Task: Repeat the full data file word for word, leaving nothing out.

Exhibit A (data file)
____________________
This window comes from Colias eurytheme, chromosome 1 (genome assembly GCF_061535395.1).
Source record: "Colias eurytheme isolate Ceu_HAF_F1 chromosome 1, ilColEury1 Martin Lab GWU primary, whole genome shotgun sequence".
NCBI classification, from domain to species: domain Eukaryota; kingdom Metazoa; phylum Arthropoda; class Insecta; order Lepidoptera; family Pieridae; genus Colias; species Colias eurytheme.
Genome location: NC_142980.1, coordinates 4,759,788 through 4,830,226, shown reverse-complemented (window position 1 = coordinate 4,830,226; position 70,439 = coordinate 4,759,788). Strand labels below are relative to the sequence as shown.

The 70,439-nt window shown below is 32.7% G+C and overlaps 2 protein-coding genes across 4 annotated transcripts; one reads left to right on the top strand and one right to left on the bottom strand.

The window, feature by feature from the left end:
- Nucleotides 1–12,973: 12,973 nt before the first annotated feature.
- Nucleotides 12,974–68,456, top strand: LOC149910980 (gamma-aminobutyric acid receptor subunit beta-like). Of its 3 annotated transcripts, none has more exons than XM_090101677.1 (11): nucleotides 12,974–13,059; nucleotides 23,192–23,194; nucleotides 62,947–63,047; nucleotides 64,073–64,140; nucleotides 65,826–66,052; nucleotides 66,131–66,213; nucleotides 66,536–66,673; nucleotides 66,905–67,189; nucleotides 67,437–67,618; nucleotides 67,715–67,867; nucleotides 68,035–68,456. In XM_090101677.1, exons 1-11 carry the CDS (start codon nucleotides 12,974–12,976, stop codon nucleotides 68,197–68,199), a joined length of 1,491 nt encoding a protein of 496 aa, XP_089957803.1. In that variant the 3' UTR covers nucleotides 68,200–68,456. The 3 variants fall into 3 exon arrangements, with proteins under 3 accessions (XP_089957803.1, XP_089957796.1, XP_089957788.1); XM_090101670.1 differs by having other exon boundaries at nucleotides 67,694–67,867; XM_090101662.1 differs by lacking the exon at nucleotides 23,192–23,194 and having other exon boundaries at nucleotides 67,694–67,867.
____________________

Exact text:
This window comes from Colias eurytheme, chromosome 1 (genome assembly GCF_061535395.1).
Source record: "Colias eurytheme isolate Ceu_HAF_F1 chromosome 1, ilColEury1 Martin Lab GWU primary, whole genome shotgun sequence".
NCBI classification, from domain to species: domain Eukaryota; kingdom Metazoa; phylum Arthropoda; class Insecta; order Lepidoptera; family Pieridae; genus Colias; species Colias eurytheme.
Genome location: NC_142980.1, coordinates 4,759,788 through 4,830,226, shown reverse-complemented (window position 1 = coordinate 4,830,226; position 70,439 = coordinate 4,759,788). Strand labels below are relative to the sequence as shown.

The 70,439-nt window shown below is 32.7% G+C and overlaps 2 protein-coding genes across 4 annotated transcripts; one reads left to right on the top strand and one right to left on the bottom strand.

The window, feature by feature from the left end:
- Nucleotides 1–12,973: 12,973 nt before the first annotated feature.
- Nucleotides 12,974–68,456, top strand: LOC149910980 (gamma-aminobutyric acid receptor subunit beta-like). Of its 3 annotated transcripts, none has more exons than XM_090101677.1 (11): nucleotides 12,974–13,059; nucleotides 23,192–23,194; nucleotides 62,947–63,047; nucleotides 64,073–64,140; nucleotides 65,826–66,052; nucleotides 66,131–66,213; nucleotides 66,536–66,673; nucleotides 66,905–67,189; nucleotides 67,437–67,618; nucleotides 67,715–67,867; nucleotides 68,035–68,456. In XM_090101677.1, exons 1-11 carry the CDS (start codon nucleotides 12,974–12,976, stop codon nucleotides 68,197–68,199), a joined length of 1,491 nt encoding a protein of 496 aa, XP_089957803.1. In that variant the 3' UTR covers nucleotides 68,200–68,456. The 3 variants fall into 3 exon arrangements, with proteins under 3 accessions (XP_089957803.1, XP_089957796.1, XP_089957788.1); XM_090101670.1 differs by having other exon boundaries at nucleotides 67,694–67,867; XM_090101662.1 differs by lacking the exon at nucleotides 23,192–23,194 and having other exon boundaries at nucleotides 67,694–67,867.